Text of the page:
|Teacher Locator | News/Events | Accessories | Jazz Guitar | Classic Guitar | Featured Luthier
Makin' Trax | Mastering the Guitar | Rock/Blues Guitar | Flatpicking Guitar | Fingerstyle Guitar
Artist Interview | Book Review | Tales from the Road | Cover Story | Letters to the Editor
L.A. Scene | Happenings | Teaching Guitar Newsletter | Author Bios | Back Issues | Home | GuitarPeople.com
Express Yourselfby Andy Martin
All right 7 Slingers, I'm back!!!!!! As I sit here, I wonder what I can write about that will be benefiting to you all. I could write out a bunch of licks and riffs. But they would be "My" riffs and licks. So this time, I want you all to walk away from my article, feeling that you will gain originally!
See being original and pioneering sets us apart from everyone else. We as artist will always be compared to others, but we can be original as well. We certainly do not want to copy someone elseís playing style exactly, but we can learn from the other guitarists and incorporate their style into our style, to make us more unique as well as elite.
For example as soon as you start to incorporate two handed tapping into you style, everyone says, ďthat sounds like Van HalenĒ. But you can tap innovative like myself. Another example is that once you slay on the guitar playing arpeggios at mind-boggling speeds and using the harmonic minor modes, you maybe compared to Yngwie Malmsteen. Iím sure all you understand what Iím talking about now and Iím sure that you all have experienced this in one way or another.
In my career, I myself, have been compared to other guitarist such as Yngwie Malmsteen , Satriani, and Van Halen, and to be honest I really never studied their playing style. I studied a lot of classical music in my early wood shedding days. I really enjoyed the audible spectrum of classical music and my mother also encouraged me to study classical, for she was a classical pianist. Then one day I heard a guitarist by the name of Yngwie Malmsteen, he was like a heavy metal Bach. I loved it! I actually remember saying, that there is no way someone can have this much technique. I was blown away! This is when I started to learned ingredients of other guitarist and incorporated their style into my playing style. It was shortly after when I got more and more into various rock guitarists. Now when I look back, I know and believe my heart is rock and roll. I just love the energy; I also believe that this playing style came to me, for it is my heart. So Now, I would like to list a few ways to help you derive your own playing style and open a few avenues as well. So lets get started.
1) "Mirror image" - Take any or all your pet licks, or licks that you learned from you favorite artists and play them note for note backwards. I still do this exercise when learning other guitarists leads or licks. You will find a horde of avenues once you try this to one lick. Sometimes you may feel like youíre in a rut, playing and practicing the same thing over and over. So take those repetitious licks and play them in "Mirror image". You will notice that the tonality will change as well. I love this exercise!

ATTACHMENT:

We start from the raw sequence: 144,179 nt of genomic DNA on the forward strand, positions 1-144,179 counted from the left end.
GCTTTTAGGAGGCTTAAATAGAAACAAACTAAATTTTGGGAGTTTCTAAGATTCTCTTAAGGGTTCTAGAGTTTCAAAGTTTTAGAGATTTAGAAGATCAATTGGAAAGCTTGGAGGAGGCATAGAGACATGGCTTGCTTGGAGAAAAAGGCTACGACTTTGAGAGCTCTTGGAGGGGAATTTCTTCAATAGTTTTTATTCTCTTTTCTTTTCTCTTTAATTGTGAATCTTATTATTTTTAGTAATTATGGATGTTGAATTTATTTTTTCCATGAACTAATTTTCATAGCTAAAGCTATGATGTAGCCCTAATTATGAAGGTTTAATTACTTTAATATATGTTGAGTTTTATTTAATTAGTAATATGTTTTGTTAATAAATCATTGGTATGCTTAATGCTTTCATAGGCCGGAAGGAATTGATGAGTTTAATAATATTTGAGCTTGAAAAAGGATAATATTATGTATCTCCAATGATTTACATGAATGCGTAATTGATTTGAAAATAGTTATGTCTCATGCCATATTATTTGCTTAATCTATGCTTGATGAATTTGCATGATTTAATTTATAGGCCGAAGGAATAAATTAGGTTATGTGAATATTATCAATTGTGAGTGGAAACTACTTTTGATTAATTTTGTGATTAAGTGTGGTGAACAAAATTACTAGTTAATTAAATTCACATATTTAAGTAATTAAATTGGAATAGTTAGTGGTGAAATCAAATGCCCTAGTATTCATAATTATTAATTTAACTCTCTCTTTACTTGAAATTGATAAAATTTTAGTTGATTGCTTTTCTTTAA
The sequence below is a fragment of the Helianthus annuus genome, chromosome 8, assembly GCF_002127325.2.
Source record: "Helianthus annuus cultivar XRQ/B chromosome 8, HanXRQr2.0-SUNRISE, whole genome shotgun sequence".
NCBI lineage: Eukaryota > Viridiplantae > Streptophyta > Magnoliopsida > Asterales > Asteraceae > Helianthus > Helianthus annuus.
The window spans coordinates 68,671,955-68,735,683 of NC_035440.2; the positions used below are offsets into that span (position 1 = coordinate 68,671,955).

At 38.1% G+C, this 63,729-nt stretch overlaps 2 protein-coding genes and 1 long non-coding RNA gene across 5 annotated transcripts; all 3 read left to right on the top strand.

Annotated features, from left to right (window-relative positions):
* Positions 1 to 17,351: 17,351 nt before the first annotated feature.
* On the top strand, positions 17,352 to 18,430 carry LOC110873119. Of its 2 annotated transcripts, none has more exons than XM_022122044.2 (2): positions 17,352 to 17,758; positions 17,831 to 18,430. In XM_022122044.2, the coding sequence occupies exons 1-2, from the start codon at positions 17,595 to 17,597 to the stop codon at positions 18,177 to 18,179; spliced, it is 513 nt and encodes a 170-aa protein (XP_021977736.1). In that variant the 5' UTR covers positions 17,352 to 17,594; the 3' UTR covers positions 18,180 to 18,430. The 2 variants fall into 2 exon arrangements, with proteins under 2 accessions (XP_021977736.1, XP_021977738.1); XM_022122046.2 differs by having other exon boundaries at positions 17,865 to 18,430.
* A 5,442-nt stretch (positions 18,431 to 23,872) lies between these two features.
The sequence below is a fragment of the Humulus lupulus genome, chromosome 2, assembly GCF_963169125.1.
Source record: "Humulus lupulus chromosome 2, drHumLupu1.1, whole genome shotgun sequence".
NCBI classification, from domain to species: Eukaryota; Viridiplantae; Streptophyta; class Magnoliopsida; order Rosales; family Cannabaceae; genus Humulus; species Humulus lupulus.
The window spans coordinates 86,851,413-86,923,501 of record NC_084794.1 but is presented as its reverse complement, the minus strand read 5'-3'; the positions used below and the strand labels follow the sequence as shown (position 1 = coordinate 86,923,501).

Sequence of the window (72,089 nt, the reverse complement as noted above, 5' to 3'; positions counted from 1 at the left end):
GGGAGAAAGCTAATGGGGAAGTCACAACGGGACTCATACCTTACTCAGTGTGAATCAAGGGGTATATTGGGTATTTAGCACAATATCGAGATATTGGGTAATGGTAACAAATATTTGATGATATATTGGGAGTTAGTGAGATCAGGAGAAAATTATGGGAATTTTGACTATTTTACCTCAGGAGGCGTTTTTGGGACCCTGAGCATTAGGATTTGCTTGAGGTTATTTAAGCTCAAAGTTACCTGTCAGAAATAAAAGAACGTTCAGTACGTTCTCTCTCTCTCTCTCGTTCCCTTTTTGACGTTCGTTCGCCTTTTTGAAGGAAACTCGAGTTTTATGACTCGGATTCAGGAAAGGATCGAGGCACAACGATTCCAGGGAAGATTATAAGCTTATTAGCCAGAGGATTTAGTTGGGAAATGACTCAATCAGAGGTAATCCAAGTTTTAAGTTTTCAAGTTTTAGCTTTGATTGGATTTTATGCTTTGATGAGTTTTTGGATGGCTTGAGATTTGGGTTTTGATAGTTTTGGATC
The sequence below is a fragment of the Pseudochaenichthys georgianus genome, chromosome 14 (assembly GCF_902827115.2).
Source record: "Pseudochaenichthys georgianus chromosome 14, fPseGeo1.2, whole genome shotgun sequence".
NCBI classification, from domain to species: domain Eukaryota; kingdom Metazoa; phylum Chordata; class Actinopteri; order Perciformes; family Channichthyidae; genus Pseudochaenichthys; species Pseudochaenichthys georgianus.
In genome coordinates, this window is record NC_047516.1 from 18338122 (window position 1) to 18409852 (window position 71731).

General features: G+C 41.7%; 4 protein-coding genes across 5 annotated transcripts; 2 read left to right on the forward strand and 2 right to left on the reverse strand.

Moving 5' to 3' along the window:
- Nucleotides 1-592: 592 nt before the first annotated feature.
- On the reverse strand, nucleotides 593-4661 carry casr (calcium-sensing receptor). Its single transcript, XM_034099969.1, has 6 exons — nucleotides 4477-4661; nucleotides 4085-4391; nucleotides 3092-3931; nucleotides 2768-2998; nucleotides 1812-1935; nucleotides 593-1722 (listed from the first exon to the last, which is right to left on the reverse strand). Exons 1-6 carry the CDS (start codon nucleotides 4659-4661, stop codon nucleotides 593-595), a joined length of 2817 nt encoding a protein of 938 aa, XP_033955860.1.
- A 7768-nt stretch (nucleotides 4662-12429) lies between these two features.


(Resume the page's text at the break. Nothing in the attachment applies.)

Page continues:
2) "Write on other instruments" - Compose and write licks on other instruments and than transpose the composition / lick to your primary instrument! I do this a lot. I compose on piano quite often and than transpose it to my guitar. I also, play bass sometimes and then transpose the piece to guitar. You will come up with a fathom of new chords and interesting voice leading ideas, to play the same thing on you primary instrument.
3) "Melody is from the heart"- Try singing out a melody and then play it on your guitar. Not only will this exercise help you write heart felt melodies but it will help you with your solfedge (ear training). You can also, record a chord progression and just sing the melody over the progression, then play it on your guitar. This is a lot of fun.
4) "Changing the tonality"- Take your favorite licks and change the chord progression that the lick is played over. You can do this with a small recorder or any recording device. Shred out you favorite licks and record them, then play different chord progression over the licks. You will instantly hear the over all tonality change. Some will be more euphonious than others.
5) Here is something that the legendary Ted Greene taught me. Play 4 of your favorite notes in your favorite order. With these 4 notes you can play them in 24 different imputations / combinations. This exercise opens a lot of windows and doors for all your scales and modes, especially on your 7-string beast!
6) Finally listen to all genres! I canít stress this enough. Just because a certain genre doesnít appeal to you, it doesnít mean that you canít learn from it and incorporate it into your playing style! Lately I have been listening to a lot of Country and Gospel. And let me tell you, there are plenty of Euphonious sounds seeping into my minds ear. Wowwwwwww.
Lastly, I hope you all found my article benefiting in one way or another. I wish you all the best in your goals as a musician. Also, please feel free to email me at firstname.lastname@example.org with any questions. I would love to hear from you all! Thank you again to everyone at Mel Bay publications for inviting me back. Till next till "go play a few thousand notes for me" , strive for originality and God Bless!
"You can have my guitar when you can pry my cold dead fingers off of it!"
Mr. Andy Martin
|To purchase Mel Bay products::
* Check your local music store
* Call 1-800-8-MEL-BAY (800-863-5229) or
* Online retailers
For a catalog: call 1-800-8-MEL-BAY (800-863-5229)
or e-mail email@example.com
Copyright © 2002 Mel Bay Publications, Inc. All Rights Reserved.